New Engaged Fan

We have seen what and how fans can influence a sport. The fan of the future will be more engaged – this maybe through more interactivity beyond the social media and digital platforms to virtual environments. We have seen this in play at the gaming leel where mainstream sport bodies such football’s FIFA and basketball’s NBA have worked closely with gaming companies including EA Sports to mainstream gaming. Already fans through their viewing experience can manipulate angles, follow particular players, and record certain parts of the game and replays to match these in their one-on-one video gaming sessions.

From a less technological perspective, fans are already creating, generating and distributing their own sports content – thanks in large part to the ubiquitous mobile phone. This includes live-action capturing missing parts of the game(s), unique angles of the game as well as player reviews and even coach critiques. Anyone remember the Arsenal Fans TV channel on YouTube and its bit-part in forcing former manager Arsene Wenger into departing the English club?  No more pussy-footing fans with laggard and lethargic performances lest you face the wrath of these ardent fans.

Sports Arenas Evolving into Greater Entertainment and Recreational Attractions

Sports venues have traditionally sat on acres of land wasting away most of the pre-season. This is changing rapidly. While there is still restricted access to the main areas of a stadium or sports venues, we have the managers of these facilities providing huge screens and sound to follow action taking place in the arena. 

More of these venues will seek to develop theme park-like features complete with team or sponsor-themed attires and merchandise to attract all fans and sundry. Once the season is done, these venues will continue playing host to entertaining concerts and related performances as well as areas for recreational and health facilities. 

Forward-thinking designers will uncover venues which can be done and redone at the end of major tournaments to ensure profitability and a return to investment from infrastructure projects as these. Are we watching what Qatari-based architects propose to do with some of their stadia post-2022?

Extra Time

In addition to this, local governments will play a greater role both at regulatory and legislatively level in sports-related events and projects. With differing needs of sporting organizations, business interests and fans, balances and checks will improve information and knowledge management for sports. This will keep in check media and gaming or betting companies which seem to become over-bearing in their seek of improving sport.

As noted by Aaron Smith and Hans Westerbeek in their book The Sport Business Futire,

‘sport exemplifies humanity, physicality, challenge, fragility, triumph, failure, belonging, comradeship and combat…and it will back in its pure form…’

Are we ready for this future?

Road to Olympics – Athens , Greece – The Olympics Finally Come Home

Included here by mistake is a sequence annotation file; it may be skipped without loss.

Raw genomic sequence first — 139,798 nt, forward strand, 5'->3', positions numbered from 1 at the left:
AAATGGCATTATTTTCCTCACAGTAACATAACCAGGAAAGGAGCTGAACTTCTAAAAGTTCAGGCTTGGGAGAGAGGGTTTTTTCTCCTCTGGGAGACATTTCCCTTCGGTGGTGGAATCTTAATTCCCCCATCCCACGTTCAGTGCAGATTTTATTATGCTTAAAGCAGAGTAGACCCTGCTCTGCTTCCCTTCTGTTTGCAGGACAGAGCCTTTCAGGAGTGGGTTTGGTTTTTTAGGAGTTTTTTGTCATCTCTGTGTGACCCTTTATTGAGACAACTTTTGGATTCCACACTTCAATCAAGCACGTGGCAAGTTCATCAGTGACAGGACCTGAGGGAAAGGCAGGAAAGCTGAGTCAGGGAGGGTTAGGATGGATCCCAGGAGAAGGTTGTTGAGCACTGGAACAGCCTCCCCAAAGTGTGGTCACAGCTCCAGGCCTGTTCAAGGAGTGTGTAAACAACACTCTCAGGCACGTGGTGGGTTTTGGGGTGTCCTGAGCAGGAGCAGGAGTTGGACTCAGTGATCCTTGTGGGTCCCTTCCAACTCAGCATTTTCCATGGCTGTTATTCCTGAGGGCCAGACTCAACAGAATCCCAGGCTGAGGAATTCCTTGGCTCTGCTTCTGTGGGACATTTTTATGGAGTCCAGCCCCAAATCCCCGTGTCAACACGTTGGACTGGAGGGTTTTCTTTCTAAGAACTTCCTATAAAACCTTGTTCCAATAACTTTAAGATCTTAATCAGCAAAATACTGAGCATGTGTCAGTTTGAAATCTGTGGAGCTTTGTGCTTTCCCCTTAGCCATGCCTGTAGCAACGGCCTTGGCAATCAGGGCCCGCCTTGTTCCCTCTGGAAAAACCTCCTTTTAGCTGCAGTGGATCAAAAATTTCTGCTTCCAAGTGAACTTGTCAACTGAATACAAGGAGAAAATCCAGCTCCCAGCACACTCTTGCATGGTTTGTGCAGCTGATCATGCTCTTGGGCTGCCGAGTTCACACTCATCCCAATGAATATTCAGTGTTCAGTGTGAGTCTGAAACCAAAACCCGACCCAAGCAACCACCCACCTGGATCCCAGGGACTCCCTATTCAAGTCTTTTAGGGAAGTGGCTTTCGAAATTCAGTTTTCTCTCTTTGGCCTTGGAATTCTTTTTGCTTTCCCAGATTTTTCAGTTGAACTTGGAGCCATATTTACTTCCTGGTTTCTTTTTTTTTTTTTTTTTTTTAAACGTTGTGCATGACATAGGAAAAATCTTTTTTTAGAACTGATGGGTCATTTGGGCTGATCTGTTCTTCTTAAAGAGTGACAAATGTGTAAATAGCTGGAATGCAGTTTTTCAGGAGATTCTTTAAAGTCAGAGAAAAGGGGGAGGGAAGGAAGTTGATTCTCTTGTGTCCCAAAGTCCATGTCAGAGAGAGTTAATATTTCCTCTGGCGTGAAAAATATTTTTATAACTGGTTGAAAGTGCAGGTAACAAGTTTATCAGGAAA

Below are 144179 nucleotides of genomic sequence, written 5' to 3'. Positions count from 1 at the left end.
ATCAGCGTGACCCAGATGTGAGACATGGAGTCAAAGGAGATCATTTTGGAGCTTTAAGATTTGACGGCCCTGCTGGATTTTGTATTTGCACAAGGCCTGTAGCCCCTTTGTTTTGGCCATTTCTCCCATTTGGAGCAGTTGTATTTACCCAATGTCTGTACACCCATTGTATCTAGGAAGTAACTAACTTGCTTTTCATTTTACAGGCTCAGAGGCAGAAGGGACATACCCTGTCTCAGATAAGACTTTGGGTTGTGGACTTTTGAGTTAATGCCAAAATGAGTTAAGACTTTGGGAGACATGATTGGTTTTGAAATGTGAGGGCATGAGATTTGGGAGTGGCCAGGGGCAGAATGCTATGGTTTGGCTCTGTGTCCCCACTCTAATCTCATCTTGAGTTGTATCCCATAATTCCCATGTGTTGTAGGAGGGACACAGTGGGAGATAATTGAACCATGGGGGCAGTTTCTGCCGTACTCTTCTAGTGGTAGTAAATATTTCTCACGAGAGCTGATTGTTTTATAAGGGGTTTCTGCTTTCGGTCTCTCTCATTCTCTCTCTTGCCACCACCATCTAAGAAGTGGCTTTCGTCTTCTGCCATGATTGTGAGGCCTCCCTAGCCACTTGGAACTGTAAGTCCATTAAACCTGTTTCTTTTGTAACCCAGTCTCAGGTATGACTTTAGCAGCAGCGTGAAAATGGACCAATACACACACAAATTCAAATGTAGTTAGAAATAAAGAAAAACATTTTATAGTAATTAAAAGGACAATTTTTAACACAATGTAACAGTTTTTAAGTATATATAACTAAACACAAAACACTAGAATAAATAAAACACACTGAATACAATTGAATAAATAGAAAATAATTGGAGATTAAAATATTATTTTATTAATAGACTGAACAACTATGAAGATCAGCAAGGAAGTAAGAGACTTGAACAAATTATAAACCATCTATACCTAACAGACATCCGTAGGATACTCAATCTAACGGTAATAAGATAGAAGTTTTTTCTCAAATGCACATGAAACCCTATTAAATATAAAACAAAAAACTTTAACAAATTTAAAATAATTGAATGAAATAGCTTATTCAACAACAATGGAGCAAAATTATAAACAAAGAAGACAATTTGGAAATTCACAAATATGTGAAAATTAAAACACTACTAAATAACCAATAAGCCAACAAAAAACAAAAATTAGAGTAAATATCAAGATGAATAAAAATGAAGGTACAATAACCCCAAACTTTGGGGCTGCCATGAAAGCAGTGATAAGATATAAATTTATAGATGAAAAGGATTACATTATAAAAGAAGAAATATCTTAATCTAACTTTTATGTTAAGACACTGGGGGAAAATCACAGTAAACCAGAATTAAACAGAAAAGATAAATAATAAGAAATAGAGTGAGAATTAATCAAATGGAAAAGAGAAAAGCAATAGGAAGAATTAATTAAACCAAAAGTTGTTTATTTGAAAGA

After missing out on hosting the 100th year anniversary of modern Olympic Games, Athens was determined to show the world it still was the spiritual home of the Olympics. Seeking redemption from a failed bid for the 1996 Games, the Greek authorities decided to put on a masterpiece laced with ancient Greek traditions and modernity.

2004 had a couple of firsts for an Olympic Games;

  • The Olympic Torch traversed the world for the first time. The focus was mainly on former host cities and major sporting cities too. This was meant to create more awareness of the Games. 
  • The Games were streamed live on the Internet – though this was restricted within certain geographical parameters.

The Games were not the best outing for Kenya but before we focus on the country’s failings. Let’s look at some of the other highlights from Athens;

  • For the first time in an Olympics, all possible participating nations through the National Olympic Committees (NOCs) sent their athletes. 
  • Hisham el Guerrouj and Kelly Holmes each won 2 Gold Medals in 1500m & 5000m (men) while the latter won in 800m & 1500m (women).
  • Michael Phelps won 6 Gold and 2 Bronze medals – missing Mark Spitz’s haul of 7 Gold by one in swimming.
  • Felix Sanchez won gold in the 400m hurdles becoming the first Dominican to win gold in an Olympics.
  • Gal Fridman won gold in windsurfing to score Israel’s first gold medal too.
  • The USA Basketball team lost a game for the first time since featuring NBA pro stars and was beaten in the semis by Argentina to settle for Bronze.
  • Greece athletes Konstantinos Kenteris and Ekaterini Thanou staged a motorcycle accident to avoid being tested for use of banned substances. Consequently they withdrew from the Games opting out to save face.
  • US topped the medals table but Asia’s China was slowly breathing down its neck falling short of 3 Gold medals of US’ 35. 

Kenya’s Facts:

  • Kenya sent participants in 4 disciplines participating in athletics, rowing, swimming and volleyball.
  • 22 men and 24 women was the final tally of the Kenyan contingent – one of the lowest in recent times.
  • Athletics was the only discipline to bring us medals, keeping to its previous successes. 
  • Kenya’s volleyball team represented Africa in the Games but didn’t win a single game or set. They would miss the next 2 Games. 
  • 1 Gold in Kenya’s traditional sport – 3000m steeplechase won by Ezekiel Kemboi who led a clean sweep in the same race leading Brimin Kipruto and Paul Kipsiele Koech. 
  • Bernard Lagat won silver in 1500m (men) and he took a bow in representing the country going on to his adopted country of US of A.
  • Other medal winners include Catherine ‘The Great’ Ndereba Silver (women’s marathon), Isabella Ochichi- Silver ( women’s 5000m); Eliud Kipchoge- Bronze ( men’s 5000m)